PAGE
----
We premiere Dan Emmerson’s hazy new film that travels to Blackpool to explore the human need to dance and connect
It doesn’t make much sense to describe empathy on the dancefloor as a battle. But that’s exactly what one of the shirtless raving blokes in Dan Emmerson’s new film does: calling it a “friendly battle” fought with “paper planes and things”. Not exactly shirts v skins, it still doesn’t make much sense... but in the context of the film, it works. It’s one of the many poignant statements you’ll find in this short that could only have come from a cast cruising on loads of E.
The film itself focuses on a group of Generation X ravers at an old skool dance and trance festival in Blackpool. The colourful backdrop of carousels and ferris wheels in their kitsch and sentimental way somehow emphasise the film’s message: that the ultimate sense of collectivity experienced by dancers isn’t bound by age, creed or colour. Through the lens of this subculture, Emmerson comments on the “frantic Instagram world we are so consumed by”.
“Everyone knows everything about everything now and are too internet savvy to talk openly and honestly about stuff,” he says. So, for Emmerson, the dancers refreshingly, “spoke with an innocence that I feel like a younger generation lacks”. Maybe we could learn a thing or two from these ravers looking for something far simpler: “That perfect high when you’re with a great set of people and you’re just enjoying yourself.” One dancer puts it naively: “I love it, it makes me smile, I like seeing people happy, it’s like a rush innit.”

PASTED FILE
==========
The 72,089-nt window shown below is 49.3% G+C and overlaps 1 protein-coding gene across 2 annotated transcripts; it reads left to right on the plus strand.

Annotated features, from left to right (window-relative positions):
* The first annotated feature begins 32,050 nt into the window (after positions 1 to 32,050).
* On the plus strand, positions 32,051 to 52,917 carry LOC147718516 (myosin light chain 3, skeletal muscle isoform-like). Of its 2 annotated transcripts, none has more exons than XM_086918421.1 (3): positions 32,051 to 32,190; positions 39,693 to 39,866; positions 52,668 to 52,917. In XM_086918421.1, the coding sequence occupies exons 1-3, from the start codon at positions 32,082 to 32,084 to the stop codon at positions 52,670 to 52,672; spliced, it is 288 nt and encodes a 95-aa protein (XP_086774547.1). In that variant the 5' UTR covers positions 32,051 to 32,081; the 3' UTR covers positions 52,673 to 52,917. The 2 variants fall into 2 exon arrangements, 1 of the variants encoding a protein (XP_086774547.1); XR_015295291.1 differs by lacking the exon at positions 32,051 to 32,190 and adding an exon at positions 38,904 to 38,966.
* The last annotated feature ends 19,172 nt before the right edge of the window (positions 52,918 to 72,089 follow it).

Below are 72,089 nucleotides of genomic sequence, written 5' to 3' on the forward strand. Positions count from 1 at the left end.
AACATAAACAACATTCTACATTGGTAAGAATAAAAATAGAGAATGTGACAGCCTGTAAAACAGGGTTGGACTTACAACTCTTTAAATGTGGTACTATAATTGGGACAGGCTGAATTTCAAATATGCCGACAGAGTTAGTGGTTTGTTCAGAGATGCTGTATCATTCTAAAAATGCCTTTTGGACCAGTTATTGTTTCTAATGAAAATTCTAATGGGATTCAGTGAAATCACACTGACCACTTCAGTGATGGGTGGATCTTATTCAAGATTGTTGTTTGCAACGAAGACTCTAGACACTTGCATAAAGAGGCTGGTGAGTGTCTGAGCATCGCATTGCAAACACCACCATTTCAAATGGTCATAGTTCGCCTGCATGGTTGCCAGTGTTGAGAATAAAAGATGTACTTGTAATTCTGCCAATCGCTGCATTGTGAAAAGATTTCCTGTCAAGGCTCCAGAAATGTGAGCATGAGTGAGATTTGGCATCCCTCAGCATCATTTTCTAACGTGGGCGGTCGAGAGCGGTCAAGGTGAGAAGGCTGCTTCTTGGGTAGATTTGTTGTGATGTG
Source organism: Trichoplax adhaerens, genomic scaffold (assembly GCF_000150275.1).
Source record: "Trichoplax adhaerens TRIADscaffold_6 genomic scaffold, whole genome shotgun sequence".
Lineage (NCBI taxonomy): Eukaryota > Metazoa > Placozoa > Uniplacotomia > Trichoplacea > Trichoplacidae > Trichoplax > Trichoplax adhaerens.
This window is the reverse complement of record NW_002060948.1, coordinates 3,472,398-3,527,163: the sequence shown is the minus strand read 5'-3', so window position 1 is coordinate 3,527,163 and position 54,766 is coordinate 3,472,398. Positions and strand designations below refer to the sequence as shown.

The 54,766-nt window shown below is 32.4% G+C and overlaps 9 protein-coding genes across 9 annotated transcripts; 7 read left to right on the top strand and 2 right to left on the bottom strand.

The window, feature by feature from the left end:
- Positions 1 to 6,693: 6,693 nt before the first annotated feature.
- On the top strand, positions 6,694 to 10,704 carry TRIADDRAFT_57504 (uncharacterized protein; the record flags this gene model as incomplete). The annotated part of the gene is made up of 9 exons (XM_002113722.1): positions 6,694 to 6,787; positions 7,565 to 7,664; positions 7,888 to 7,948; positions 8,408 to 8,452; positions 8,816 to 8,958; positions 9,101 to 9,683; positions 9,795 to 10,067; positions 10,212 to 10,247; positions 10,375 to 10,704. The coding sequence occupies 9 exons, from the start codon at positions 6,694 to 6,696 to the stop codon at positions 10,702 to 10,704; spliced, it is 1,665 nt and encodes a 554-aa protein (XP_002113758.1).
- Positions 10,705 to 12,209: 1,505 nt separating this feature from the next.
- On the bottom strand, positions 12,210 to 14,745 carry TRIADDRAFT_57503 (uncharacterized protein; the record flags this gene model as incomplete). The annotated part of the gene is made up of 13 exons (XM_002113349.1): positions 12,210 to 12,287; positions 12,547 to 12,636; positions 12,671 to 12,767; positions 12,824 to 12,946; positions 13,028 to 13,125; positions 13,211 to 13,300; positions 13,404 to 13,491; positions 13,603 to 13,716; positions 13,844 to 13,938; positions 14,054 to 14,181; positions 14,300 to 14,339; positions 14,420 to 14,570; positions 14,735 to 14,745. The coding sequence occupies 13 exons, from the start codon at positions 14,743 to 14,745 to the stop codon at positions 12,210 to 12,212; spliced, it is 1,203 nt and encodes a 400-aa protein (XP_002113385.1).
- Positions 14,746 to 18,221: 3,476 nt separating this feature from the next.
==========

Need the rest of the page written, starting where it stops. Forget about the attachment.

“This film is about the similarity between us all. We all need to party and have fun” – Dan Emmerson
If Emmerson’s ‘Gannin’ Hyem’ explored the growing intergenerational rift between the ageing Whippet racing clubs in Newcastle and Supreme fetishising hypebeasts, Paper Planes is a wholly more inclusive affair. The London-based filmmaker reveals, “This film is about the similarity between us all. We all need to party and have fun. Dancing is the most tribal instinct we have as humans expressing ourselves to sound.”
For Emmerson, the murky soundscape - like light passing tenderly through stained glass - is “as important as the picture.” Made by slowing down an iconic rave track by 400%, it aims to “try and create a world that was familiar to those that have experienced that transcendental E sensation,” as words decay, passing in and out of focus.
“I’d hope that you feel like you’ve come back down to earth, almost with a comedown, after watching this. But with a smile on your face!” Dan Emmerson would like to thank everyone who made this film possible. Particularly Ed Hubert, Ben Crook and Tim Smith.
Thanks to Michael Lewin and NOWNESS for commissioning the film.